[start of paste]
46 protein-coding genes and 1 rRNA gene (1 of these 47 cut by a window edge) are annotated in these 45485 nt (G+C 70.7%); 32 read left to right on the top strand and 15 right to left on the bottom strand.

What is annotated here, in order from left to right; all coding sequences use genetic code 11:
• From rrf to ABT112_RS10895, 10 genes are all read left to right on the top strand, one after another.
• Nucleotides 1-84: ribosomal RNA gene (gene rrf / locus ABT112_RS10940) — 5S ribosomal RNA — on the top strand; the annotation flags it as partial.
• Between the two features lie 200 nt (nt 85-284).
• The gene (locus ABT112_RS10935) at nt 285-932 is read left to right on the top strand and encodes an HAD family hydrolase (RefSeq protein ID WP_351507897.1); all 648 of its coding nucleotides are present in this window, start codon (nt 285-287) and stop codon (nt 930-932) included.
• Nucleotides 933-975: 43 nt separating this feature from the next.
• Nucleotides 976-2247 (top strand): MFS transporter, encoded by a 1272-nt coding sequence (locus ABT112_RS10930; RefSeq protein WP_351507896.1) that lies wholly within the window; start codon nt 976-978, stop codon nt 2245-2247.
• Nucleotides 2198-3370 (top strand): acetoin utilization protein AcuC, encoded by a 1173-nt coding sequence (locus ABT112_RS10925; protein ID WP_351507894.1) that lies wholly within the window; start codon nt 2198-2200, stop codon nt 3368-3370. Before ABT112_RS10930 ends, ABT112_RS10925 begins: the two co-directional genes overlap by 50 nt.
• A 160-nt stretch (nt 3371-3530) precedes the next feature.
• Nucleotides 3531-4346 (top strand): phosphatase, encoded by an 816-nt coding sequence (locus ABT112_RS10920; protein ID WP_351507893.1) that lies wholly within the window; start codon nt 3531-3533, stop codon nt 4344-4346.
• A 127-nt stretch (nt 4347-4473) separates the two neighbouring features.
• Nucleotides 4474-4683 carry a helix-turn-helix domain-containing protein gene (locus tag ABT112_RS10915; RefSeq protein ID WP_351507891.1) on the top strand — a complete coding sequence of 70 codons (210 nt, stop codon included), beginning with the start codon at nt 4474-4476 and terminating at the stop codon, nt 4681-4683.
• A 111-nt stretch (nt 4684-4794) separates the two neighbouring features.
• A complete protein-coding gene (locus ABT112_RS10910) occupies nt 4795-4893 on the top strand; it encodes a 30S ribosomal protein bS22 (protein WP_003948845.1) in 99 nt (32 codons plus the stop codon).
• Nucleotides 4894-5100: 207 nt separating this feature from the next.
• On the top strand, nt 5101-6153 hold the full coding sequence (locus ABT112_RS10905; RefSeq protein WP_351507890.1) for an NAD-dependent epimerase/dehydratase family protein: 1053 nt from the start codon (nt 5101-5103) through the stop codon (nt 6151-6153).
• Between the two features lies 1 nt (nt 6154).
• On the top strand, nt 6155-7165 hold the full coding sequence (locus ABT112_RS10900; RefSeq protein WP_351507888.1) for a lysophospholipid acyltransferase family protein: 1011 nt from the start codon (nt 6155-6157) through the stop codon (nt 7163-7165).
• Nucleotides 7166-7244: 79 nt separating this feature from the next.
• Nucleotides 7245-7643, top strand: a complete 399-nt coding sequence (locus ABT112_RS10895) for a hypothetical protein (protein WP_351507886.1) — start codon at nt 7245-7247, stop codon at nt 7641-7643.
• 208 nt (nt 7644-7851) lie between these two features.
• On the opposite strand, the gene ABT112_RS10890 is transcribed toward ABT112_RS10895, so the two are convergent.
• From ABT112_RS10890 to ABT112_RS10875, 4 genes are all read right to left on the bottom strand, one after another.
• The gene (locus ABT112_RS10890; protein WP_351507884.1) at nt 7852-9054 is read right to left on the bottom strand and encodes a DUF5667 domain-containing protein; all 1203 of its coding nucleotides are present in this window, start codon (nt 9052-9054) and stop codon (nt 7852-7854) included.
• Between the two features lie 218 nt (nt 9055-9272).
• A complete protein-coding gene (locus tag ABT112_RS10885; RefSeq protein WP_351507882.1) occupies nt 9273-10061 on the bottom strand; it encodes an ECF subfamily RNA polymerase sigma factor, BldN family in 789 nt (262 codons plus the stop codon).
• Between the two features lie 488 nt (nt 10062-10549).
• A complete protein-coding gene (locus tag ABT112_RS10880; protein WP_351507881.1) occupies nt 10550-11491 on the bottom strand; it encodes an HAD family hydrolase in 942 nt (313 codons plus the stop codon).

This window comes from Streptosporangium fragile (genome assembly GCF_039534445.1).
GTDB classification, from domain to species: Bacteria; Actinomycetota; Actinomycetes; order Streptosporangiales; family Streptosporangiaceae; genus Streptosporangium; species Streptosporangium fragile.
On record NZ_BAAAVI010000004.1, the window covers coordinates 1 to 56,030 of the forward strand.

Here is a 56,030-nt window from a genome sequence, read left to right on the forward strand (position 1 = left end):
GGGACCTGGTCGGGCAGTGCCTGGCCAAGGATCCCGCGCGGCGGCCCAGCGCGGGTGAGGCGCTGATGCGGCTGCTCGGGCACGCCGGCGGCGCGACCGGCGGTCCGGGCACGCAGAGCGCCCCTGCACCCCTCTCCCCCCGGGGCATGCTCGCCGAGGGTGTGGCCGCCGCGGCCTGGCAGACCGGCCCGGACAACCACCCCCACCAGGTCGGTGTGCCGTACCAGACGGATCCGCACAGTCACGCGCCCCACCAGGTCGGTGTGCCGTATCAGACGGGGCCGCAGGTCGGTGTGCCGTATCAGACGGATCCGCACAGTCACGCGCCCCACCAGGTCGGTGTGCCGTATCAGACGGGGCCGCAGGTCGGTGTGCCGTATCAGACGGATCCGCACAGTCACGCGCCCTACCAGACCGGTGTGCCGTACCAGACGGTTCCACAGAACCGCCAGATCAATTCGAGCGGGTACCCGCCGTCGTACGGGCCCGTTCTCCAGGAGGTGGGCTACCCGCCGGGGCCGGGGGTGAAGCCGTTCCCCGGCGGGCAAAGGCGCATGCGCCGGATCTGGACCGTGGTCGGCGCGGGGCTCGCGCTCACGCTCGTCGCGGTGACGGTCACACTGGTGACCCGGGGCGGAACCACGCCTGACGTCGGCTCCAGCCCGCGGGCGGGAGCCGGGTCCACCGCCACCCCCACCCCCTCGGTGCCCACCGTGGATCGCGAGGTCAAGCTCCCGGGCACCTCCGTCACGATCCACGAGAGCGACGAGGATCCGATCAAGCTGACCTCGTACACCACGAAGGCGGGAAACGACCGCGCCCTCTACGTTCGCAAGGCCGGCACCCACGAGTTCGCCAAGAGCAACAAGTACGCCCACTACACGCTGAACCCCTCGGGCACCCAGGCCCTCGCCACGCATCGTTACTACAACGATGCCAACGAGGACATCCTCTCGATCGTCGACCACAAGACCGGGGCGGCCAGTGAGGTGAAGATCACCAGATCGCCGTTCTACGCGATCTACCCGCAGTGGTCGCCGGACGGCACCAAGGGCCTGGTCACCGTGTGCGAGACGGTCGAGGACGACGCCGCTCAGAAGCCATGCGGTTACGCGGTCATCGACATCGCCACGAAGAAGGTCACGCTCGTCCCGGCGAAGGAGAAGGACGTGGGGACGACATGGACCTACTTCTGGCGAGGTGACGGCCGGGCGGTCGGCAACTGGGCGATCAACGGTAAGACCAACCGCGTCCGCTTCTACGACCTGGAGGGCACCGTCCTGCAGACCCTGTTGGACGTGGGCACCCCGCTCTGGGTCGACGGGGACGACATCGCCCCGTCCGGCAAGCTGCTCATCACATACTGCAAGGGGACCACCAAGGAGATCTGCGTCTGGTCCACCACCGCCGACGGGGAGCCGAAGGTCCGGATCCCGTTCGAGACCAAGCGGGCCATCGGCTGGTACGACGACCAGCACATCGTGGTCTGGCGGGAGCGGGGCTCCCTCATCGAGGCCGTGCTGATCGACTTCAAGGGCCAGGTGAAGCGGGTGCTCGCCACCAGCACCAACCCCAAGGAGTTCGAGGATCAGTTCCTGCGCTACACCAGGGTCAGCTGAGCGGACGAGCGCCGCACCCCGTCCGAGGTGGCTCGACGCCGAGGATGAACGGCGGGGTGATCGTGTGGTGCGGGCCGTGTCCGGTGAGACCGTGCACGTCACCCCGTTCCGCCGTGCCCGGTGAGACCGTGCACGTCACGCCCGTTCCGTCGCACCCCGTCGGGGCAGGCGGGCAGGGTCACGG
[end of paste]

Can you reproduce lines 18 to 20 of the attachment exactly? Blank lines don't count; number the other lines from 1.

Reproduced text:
• Between the two features lies 1 nt (nt 6154).
• On the top strand, nt 6155-7165 hold the full coding sequence (locus ABT112_RS10900; RefSeq protein WP_351507888.1) for a lysophospholipid acyltransferase family protein: 1011 nt from the start codon (nt 6155-6157) through the stop codon (nt 7163-7165).
• Nucleotides 7166-7244: 79 nt separating this feature from the next.